Justified creator Graham Yost recently spoke with The A.V. Club about the third season of his hit FX crime show. This final section of the interview covers episodes 11 through 13, beginning with “Measures” and concluding with “Slaughterhouse.” Don’t miss part 1, part 2, and part 3.
“Measures” (March 27, 2012)
The Detroit bosses send two hired guns to wipe out Quarles, but Raylan and Art intercept them. With a bounty on Quarles’ head, Boyd manipulates Sheriff Napier into arranging Quarles to meet him, then tases him in one of the whorehouse trailers. Dickie and Errol become partners in a plot to steal back the Bennett millions, but the complexity of the job leads Errol to propose an unlikely partner: Boyd Crowder.
The A.V. Club: There’s a lot of excitement right away as Michael Ironside appears in this episode. But it raises the question: Who do you have left in the stable of character actors? And do you hold back on casting someone special in a role that may be just limited to one episode? How do you handle the people that you really want to cast?
Graham Yost: [Sighs.] You know, we do hold back. And it’s really a hard decision when we decide to cast Michael Ironside in a part that’s probably only going to appear once. Or Pruitt Taylor Vince in an episode where he’s going to die at the end. And so we face that a lot of times. I think that the decision I make is, “You know what, they’re perfect for it, let’s do it.” We’re not going to be doing this show forever, there are other great actors out there, and we’ll continue to find them. The reality is, there are dozens of great character actors out there, and actresses, that we could find things for on Justified. And I hope we continue to get to do so. So when our casting directors need to fill a role and say, “What about Michael Ironside?” it’s like, “Really? We can get him? Yeah!” Because Justified is looked at as a fun place to work for a week, so we get that.
AVC: Is it a chicken-or-egg thing? Do you look for actors available for a role you’ve written, or are there times where you know this character actor is definitely available and then you write this role for this person?
GY: We assigned the role of Dickie Bennett to Jeremy Davies because he said he was interested in being on the show, and we were excited by that. Eric Stonestreet on Modern Family, he’s a Kansas boy, and he likes the show, and we’ve been looking for something for him for two years now. And it’s just hard to schedule. He’d love to play a bad guy. And I think there are a lot of people out there—a lot of people—there are a number of actors out there who’ve seen the show and think, “Boy, it’d be fun to go play a bad guy on that show.” And so there are some times we’ll get wind of that, and we’ll think, “What could we do with blah blah blah?” And we’ll just keep that in mind.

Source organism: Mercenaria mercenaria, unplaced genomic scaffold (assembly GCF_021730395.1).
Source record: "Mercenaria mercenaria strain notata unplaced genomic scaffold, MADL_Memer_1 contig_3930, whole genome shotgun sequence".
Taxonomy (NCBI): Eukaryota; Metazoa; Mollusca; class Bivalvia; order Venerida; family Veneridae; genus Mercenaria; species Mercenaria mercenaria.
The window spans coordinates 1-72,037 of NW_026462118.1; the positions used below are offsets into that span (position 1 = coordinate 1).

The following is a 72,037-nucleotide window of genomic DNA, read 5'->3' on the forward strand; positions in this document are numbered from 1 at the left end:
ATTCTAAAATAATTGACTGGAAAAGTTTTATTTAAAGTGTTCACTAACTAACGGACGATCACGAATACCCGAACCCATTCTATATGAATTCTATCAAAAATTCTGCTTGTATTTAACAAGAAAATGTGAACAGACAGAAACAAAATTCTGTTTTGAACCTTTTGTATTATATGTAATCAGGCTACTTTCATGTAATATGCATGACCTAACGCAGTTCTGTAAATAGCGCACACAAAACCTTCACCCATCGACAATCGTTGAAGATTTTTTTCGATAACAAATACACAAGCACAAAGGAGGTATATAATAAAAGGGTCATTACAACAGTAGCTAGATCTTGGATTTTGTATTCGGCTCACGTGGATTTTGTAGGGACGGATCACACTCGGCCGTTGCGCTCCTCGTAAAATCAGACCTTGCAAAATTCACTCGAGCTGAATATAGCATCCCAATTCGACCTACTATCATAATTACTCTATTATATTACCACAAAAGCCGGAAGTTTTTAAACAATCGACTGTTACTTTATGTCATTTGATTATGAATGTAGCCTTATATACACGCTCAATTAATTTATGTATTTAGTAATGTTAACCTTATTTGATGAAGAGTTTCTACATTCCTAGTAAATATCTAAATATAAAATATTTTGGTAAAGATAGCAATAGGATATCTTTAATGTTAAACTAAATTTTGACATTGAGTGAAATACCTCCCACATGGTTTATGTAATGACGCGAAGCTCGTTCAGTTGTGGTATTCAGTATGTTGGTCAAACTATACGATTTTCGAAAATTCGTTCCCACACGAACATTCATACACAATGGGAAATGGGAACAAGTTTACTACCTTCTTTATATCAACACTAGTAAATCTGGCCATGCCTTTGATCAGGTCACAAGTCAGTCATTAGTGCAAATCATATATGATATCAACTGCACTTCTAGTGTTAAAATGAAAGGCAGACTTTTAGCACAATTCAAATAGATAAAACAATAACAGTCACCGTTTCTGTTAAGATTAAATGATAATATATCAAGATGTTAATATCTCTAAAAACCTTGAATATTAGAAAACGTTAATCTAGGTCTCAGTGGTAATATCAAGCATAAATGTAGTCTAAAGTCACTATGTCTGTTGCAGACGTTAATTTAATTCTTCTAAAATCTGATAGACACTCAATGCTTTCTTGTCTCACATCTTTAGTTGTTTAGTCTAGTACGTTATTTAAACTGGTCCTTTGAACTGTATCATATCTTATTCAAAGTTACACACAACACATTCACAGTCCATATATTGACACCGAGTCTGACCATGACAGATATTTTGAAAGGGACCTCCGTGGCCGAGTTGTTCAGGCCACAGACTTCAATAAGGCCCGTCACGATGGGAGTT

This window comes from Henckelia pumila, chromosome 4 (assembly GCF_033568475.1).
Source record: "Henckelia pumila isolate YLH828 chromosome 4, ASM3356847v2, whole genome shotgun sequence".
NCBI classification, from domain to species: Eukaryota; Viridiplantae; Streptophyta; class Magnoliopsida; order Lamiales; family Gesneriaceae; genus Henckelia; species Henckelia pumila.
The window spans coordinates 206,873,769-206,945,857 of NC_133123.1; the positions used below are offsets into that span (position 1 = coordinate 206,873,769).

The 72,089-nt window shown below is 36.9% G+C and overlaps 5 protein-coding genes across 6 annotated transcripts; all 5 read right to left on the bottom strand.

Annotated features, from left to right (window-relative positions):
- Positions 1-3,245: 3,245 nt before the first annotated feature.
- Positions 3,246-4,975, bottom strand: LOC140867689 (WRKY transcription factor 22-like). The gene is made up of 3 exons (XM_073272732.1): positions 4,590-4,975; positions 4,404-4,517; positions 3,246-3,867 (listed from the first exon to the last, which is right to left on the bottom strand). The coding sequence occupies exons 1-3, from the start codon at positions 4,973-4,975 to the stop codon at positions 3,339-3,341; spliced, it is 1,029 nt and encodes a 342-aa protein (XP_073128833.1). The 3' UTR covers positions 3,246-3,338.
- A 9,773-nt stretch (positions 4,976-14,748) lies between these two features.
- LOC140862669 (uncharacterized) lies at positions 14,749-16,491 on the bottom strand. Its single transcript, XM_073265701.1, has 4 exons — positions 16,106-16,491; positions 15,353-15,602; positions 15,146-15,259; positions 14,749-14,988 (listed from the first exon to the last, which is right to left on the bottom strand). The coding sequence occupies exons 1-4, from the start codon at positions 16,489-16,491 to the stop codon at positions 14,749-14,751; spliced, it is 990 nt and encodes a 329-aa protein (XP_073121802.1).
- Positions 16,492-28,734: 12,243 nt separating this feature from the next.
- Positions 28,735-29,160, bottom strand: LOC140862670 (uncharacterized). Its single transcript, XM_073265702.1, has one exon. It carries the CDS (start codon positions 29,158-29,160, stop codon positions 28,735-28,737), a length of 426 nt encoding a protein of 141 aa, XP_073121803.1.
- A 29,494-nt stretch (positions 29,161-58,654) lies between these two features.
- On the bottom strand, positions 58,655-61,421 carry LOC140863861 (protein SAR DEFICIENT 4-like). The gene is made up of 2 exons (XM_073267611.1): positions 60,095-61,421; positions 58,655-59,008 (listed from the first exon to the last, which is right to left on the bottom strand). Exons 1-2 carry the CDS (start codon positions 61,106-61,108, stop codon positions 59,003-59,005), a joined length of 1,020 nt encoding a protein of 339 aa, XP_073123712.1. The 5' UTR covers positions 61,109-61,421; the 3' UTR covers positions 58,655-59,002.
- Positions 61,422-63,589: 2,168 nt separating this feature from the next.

AVC: This episode also brings Adam Arkin out from behind the camera as Theo Tonin. He’s directed several episodes.
GY: He’s part of the family, yes. He did a big run on Sons [Of Anarchy] and enjoyed that, and in getting Adam, then we can think about maybe a future for Theo Tonin. Will he play any further part in the series? We know we’ve got this fantastic actor playing the part. And it was just fun for us to have him in front of the camera. I think it was fun for him. He’s directed some of our best episodes.
AVC: You have to set up a lot of action for the penultimate episode and the finale in “Measures.” Are these types of episodes the hardest to write? And do they tend to get less respect than they deserve when they’re done?
GY: Yes. They are hard to write, and they’re hard to pull off, because we’re at that point now where we know we’re heading for the conclusion with Quarles and Limehouse and Boyd and whoever. Whatever the story of the season is. And yet we can’t wrap it up too soon; otherwise we’re done at the end of [episode] 11. So we’re still always looking for that satisfying thing within the episode. The two things we had in this episode that we wanted to enjoy was the idea of Raylan and Art. And that was Tim [Olyphant]’s idea. “Let’s have Art go with Raylan on this thing, going up against bad guys.” And that there’s a misunderstanding. Raylan thinks the guys are down there to back up Quarles, but no, they’re down there to kill him. We thought that was fun. Don’t know if we executed it perfectly, but you know, it’s still fun. And then the other thing was the idea of a continued fallout of Ava killing Delroy, and that now they’re not having trouble getting protection money, and blah-blah-blah-blah-blah. And then it turns out to be a thing by Quarles, and I’ve always wanted to do an episode where Boyd had to be a detective.
Again, because it’s late in the order and we’re jamming and we’re running, we didn’t give that story enough time. But I still think it’s a fun sequence. But Boyd saying, “Look for a household cleanser, because if he brought bleach with him, then he’s a pro,” and figuring this out from the woman’s testimony, it just became too easy. They show up at the crime scene, as it were, they see the dead guys, and they know who did it by the end of the scene, instead of it being something we could arc out over the episode. We may try that again some time. It’s a fun role to put Boyd in. But those were the two big things we were going for, and then the big thing at the end with Dickie. And also, we got to spend a little time with Rachel and Tim, and let Rachel kick someone in the nuts. [Laughs.]